In other news........ Things have been very up and down recently. I am back to hiding away. Not depressed or down. Just hiding and avoiding things. As I've written before, it's funny how answers seem to spring from the strangest places when I'm dealing with a difficult situation.
  A friend has been playing with the idea of furthering her work skills. She's been interested in Dyslexia for a while now and I have been her guinea pig. She made some inquires about doing a course a year ago but it involved a chunk of money she didn't have. Recently her boss told a group of them results were not good and if they couldn't find ways of improving profits they may need to slim the workforce. She told her boss about the course and how it could have an impact, hey-ho the boss said "sign up I'll pay." So the first part of the course arrived in the post and she took herself off to the library and picked up a few books. A few days later when we met up to visit an antiques fair, over coffee she told me I was a genius. She had come to this conclusion after reading through her coursework. Oh how I laughed (on the outside, whilst thinking, could that be true, on the inside). While I accept that I have developed paths to get over my Dyslexia, it's no more than we all develop ways and strategies to overcome obstacles. Still it was meant as a compliment and I received it as such. It did set me thinking though. An ant looking up at a rock thinks "how will I get passed that" whilst an Elephant wouldn't give the rock a moments notice. Except maybe to think "why is that ant looking at that rock?" In future I should view my problems from up high. As a Genius and not from below as a Dunce.
   So something read from a book and a compliment from a friend arrive just as things are dipping down to somewhere I'd rather not go. When this has happened before, I rightly or wrongly assumed I was depressed and treated it as such. What if it isn't. What if my engine doesn't fire that well on petrol? my sails don't fill with the wind because my rigging isn't set that way? I have always thought of myself as creative but I'm not using that creativity as well as I could to find a solution as to what bugs me most. Well that's not entirely true. I have recognized that I'm not feeling down or upset just confused and I have mixed those feelings up in the past. I am also very aware that the gap between solutions and excuses is a very faint and thin line. One I've crossed several time before. So from now it's not a step back but a step up.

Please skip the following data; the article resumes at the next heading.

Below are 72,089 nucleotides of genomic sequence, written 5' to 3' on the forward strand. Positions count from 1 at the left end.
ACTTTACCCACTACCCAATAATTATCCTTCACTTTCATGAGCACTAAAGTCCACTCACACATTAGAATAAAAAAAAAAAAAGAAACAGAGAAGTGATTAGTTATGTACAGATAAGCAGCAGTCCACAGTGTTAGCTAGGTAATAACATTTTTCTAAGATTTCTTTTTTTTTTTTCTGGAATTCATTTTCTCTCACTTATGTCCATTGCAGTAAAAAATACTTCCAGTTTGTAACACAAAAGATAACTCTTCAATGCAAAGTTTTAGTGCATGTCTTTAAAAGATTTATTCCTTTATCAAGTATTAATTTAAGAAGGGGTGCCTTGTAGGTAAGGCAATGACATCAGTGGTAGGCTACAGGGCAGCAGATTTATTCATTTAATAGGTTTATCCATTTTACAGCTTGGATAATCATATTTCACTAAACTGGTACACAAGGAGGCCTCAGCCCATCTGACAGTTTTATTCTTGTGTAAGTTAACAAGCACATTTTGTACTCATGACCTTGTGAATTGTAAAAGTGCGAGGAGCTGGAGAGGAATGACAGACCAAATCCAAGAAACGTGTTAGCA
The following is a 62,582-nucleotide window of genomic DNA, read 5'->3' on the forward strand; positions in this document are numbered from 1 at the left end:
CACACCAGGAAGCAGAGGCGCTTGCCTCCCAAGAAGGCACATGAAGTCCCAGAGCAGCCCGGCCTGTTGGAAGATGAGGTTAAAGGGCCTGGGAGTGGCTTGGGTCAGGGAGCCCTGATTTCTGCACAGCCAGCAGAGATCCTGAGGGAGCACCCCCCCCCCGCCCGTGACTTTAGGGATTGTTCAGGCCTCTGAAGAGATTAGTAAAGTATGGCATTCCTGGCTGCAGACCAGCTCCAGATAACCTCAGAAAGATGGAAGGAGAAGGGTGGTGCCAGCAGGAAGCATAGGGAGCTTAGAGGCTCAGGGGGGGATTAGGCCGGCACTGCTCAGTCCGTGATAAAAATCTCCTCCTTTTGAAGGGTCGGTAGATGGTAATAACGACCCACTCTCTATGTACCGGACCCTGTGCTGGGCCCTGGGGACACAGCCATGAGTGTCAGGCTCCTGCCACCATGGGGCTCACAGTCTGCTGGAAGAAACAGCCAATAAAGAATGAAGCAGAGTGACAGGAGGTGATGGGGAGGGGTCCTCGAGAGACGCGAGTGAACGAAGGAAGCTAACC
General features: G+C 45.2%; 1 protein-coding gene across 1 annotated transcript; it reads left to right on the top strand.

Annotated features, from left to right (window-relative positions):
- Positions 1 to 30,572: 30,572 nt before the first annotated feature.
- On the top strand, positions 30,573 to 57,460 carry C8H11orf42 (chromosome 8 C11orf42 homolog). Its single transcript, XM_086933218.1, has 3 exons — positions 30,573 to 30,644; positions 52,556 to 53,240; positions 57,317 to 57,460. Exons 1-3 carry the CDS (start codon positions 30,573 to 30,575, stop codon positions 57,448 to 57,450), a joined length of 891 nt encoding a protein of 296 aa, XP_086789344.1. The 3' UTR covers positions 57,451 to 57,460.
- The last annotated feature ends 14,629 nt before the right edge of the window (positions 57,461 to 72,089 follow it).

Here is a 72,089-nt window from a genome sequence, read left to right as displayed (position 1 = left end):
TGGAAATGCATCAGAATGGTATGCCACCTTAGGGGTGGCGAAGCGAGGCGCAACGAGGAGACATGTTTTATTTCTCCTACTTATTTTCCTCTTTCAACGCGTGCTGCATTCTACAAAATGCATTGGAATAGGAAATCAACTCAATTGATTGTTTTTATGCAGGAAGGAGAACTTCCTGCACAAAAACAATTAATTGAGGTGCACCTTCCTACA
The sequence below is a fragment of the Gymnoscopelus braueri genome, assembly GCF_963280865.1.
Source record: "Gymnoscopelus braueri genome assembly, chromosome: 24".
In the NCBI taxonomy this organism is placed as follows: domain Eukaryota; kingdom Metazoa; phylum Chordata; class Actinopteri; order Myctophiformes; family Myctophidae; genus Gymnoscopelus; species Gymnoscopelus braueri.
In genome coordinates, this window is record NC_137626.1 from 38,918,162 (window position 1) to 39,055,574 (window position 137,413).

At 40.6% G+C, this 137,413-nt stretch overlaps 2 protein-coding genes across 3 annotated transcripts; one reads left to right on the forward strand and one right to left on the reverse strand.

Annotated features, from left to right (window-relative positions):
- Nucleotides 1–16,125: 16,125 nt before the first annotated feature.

When I'm coming home from London I pass a farm that's no longer a farm. It's a pub, restaurant, collection of small craft style shops and it's fields no longer grow hops and barley but play host to car boot sales and meet-ups for owners of exotic cars and the like. Yesterday I was earlier than normal so thought I'd have a look round. The little shabby-chic shop was full of brand near old stuff and signs to hang in your kitchen "Laugh, smile, dream big and do your own washing up" stuff that doesn't inspire me that much. The owner, sitting at her desk smiled and said there was more upstairs and I smiled back and took to the stairs not wanting to upset her and feigning delight at the prospect of more new old stuff and "life could be worse," signage. Upstairs however was sign free and full of old old stuff and for the next fifteen minutes I was like a pig in poo. In a dusty corner I found an Art Deco chrome floor lamp, with it's price tag discretely tucked away. I reached for it, expecting three numbers after the £ sign but nooooooo £28. Thats 35 Euro's or $45 to most of you. I pushed my glasses from their perch on the top of my head to the top of my nose and checked again. Still £28 no faint marks or bad penmanship that could be anything else than £28. Although being the only customer in the shop I dragged the lamp everywhere I went. Like a dog with a bone. Finally ending up at the desk and the owner. I smiled while inside my head the "disappointment department" was gearing up for "No, I'm sorry that's a mistake" instead "That's £28 please." I gave her one more chance to shatter my dreams "£28?" "Yes, it's probably worth more but I need to clear some stock." No doubt there was a container already despatched from China. Stuffed full of new old stuff and a sign for every kitchen in Kent, heading right for us at that very moment. To aid her in her quest to make space, I removed the cash from my wallet as fast as a drunk trying to put a key in a door. The "disappointment department" was screaming "calm down you fool." Minutes later I found myself in the car park. Pushing five foot of 1930's chrome lighting into my car and leaping across the bonnet like Starsky, or was it Hutch. In an effort to put as much distance between "Shabby Chic heaven" and me and my new lamp as possible. As I sit here alternating between typing and polishing the faded chrome I should add that the £28 was part of the cash I got out to pay a parking fine with. Welcome to my World.

Onwards and upwards in pursuit of fulfillment :-)))